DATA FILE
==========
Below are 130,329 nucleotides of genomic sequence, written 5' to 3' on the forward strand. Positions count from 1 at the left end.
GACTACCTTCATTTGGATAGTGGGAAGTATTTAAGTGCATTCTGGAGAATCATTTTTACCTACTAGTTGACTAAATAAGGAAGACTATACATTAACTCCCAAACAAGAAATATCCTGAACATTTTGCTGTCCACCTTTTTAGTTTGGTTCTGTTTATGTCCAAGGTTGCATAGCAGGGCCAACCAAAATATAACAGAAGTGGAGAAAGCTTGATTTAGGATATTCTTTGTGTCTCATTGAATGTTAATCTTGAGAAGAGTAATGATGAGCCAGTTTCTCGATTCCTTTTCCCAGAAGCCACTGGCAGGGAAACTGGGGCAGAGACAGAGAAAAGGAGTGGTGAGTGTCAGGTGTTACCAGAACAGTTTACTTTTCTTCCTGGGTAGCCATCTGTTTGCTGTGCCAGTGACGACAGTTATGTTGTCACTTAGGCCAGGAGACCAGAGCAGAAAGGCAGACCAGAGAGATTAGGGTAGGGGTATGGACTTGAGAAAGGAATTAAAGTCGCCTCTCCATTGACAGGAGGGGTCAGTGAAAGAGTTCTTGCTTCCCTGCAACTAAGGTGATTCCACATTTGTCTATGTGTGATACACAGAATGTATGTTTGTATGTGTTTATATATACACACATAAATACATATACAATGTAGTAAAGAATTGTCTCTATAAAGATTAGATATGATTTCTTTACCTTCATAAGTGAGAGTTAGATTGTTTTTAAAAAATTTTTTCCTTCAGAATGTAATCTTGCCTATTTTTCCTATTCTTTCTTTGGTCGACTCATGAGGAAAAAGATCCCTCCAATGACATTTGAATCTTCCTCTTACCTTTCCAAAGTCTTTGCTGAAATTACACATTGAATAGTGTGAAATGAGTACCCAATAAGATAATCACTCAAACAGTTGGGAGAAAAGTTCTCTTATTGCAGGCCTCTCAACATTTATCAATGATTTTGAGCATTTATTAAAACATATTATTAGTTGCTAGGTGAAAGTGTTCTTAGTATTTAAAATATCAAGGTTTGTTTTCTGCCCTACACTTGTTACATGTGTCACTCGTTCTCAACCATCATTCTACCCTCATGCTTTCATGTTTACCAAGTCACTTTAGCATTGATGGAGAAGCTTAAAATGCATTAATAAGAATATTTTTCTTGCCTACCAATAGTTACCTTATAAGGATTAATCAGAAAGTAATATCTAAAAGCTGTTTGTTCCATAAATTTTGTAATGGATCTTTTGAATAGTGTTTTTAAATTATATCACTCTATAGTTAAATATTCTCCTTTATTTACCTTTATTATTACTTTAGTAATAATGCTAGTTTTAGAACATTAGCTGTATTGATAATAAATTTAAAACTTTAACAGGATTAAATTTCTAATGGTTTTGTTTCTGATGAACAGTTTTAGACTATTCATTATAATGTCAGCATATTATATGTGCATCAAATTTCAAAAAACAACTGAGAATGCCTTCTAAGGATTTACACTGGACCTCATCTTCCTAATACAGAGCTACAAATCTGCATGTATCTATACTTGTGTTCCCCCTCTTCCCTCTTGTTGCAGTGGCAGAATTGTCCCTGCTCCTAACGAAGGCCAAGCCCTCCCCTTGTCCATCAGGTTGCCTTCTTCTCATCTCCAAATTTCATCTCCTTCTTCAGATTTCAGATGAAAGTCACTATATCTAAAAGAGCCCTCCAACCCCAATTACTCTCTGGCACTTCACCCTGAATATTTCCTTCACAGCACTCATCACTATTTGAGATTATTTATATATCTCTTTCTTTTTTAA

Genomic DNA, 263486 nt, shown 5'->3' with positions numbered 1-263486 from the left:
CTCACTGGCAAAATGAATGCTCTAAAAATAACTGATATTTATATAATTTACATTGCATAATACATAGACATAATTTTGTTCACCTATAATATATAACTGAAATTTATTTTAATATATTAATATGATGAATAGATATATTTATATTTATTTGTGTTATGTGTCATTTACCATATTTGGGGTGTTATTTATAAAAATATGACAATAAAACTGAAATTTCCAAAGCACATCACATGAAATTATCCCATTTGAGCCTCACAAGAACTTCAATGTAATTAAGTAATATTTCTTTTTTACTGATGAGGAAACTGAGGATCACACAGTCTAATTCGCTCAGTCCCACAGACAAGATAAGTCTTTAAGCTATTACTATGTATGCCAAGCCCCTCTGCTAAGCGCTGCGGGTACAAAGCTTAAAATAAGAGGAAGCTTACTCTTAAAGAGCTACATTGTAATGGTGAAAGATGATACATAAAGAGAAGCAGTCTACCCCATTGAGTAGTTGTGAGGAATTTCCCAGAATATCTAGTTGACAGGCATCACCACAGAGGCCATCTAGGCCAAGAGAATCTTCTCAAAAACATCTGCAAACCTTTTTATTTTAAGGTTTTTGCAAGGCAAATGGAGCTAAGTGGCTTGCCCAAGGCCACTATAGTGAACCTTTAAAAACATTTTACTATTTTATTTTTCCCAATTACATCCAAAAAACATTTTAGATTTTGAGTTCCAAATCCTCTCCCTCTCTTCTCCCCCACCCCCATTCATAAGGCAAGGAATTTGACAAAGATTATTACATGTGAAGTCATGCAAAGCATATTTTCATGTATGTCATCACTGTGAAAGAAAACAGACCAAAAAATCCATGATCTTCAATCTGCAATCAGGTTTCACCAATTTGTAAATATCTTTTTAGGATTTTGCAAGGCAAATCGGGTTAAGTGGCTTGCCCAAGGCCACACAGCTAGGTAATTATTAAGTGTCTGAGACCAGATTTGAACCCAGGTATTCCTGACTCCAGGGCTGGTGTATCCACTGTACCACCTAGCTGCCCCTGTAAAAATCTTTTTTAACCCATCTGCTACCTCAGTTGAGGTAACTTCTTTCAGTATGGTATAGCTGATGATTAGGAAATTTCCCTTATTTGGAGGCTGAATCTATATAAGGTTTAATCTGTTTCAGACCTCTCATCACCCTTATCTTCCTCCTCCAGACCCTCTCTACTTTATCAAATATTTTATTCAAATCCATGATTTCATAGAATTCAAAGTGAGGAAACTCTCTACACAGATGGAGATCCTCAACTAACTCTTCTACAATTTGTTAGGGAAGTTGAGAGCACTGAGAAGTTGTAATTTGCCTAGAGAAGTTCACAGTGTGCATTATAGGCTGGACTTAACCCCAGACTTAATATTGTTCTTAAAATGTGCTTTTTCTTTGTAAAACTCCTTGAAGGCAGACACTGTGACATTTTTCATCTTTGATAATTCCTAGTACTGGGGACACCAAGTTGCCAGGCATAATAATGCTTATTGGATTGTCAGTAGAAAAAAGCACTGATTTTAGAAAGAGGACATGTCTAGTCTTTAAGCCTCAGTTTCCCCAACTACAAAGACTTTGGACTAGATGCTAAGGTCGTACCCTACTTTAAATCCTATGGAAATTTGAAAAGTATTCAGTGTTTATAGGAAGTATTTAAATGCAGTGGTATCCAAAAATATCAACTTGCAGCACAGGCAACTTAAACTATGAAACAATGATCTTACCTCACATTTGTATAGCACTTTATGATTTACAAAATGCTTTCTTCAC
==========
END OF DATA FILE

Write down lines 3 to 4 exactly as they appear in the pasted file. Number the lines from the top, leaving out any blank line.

Genomic DNA, 263486 nt, shown 5'->3' with positions numbered 1-263486 from the left:
CTCACTGGCAAAATGAATGCTCTAAAAATAACTGATATTTATATAATTTACATTGCATAATACATAGACATAATTTTGTTCACCTATAATATATAACTGAAATTTATTTTAATATATTAATATGATGAATAGATATATTTATATTTATTTGTGTTATGTGTCATTTACCATATTTGGGGTGTTATTTATAAAAATATGACAATAAAACTGAAATTTCCAAAGCACATCACATGAAATTATCCCATTTGAGCCTCACAAGAACTTCAATGTAATTAAGTAATATTTCTTTTTTACTGATGAGGAAACTGAGGATCACACAGTCTAATTCGCTCAGTCCCACAGACAAGATAAGTCTTTAAGCTATTACTATGTATGCCAAGCCCCTCTGCTAAGCGCTGCGGGTACAAAGCTTAAAATAAGAGGAAGCTTACTCTTAAAGAGCTACATTGTAATGGTGAAAGATGATACATAAAGAGAAGCAGTCTACCCCATTGAGTAGTTGTGAGGAATTTCCCAGAATATCTAGTTGACAGGCATCACCACAGAGGCCATCTAGGCCAAGAGAATCTTCTCAAAAACATCTGCAAACCTTTTTATTTTAAGGTTTTTGCAAGGCAAATGGAGCTAAGTGGCTTGCCCAAGGCCACTATAGTGAACCTTTAAAAACATTTTACTATTTTATTTTTCCCAATTACATCCAAAAAACATTTTAGATTTTGAGTTCCAAATCCTCTCCCTCTCTTCTCCCCCACCCCCATTCATAAGGCAAGGAATTTGACAAAGATTATTACATGTGAAGTCATGCAAAGCATATTTTCATGTATGTCATCACTGTGAAAGAAAACAGACCAAAAAATCCATGATCTTCAATCTGCAATCAGGTTTCACCAATTTGTAAATATCTTTTTAGGATTTTGCAAGGCAAATCGGGTTAAGTGGCTTGCCCAAGGCCACACAGCTAGGTAATTATTAAGTGTCTGAGACCAGATTTGAACCCAGGTATTCCTGACTCCAGGGCTGGTGTATCCACTGTACCACCTAGCTGCCCCTGTAAAAATCTTTTTTAACCCATCTGCTACCTCAGTTGAGGTAACTTCTTTCAGTATGGTATAGCTGATGATTAGGAAATTTCCCTTATTTGGAGGCTGAATCTATATAAGGTTTAATCTGTTTCAGACCTCTCATCACCCTTATCTTCCTCCTCCAGACCCTCTCTACTTTATCAAATATTTTATTCAAATCCATGATTTCATAGAATTCAAAGTGAGGAAACTCTCTACACAGATGGAGATCCTCAACTAACTCTTCTACAATTTGTTAGGGAAGTTGAGAGCACTGAGAAGTTGTAATTTGCCTAGAGAAGTTCACAGTGTGCATTATAGGCTGGACTTAACCCCAGACTTAATATTGTTCTTAAAATGTGCTTTTTCTTTGTAAAACTCCTTGAAGGCAGACACTGTGACATTTTTCATCTTTGATAATTCCTAGTACTGGGGACACCAAGTTGCCAGGCATAATAATGCTTATTGGATTGTCAGTAGAAAAAAGCACTGATTTTAGAAAGAGGACATGTCTAGTCTTTAAGCCTCAGTTTCCCCAACTACAAAGACTTTGGACTAGATGCTAAGGTCGTACCCTACTTTAAATCCTATGGAAATTTGAAAAGTATTCAGTGTTTATAGGAAGTATTTAAATGCAGTGGTATCCAAAAATATCAACTTGCAGCACAGGCAACTTAAACTATGAAACAATGATCTTACCTCACATTTGTATAGCACTTTATGATTTACAAAATGCTTTCTTCAC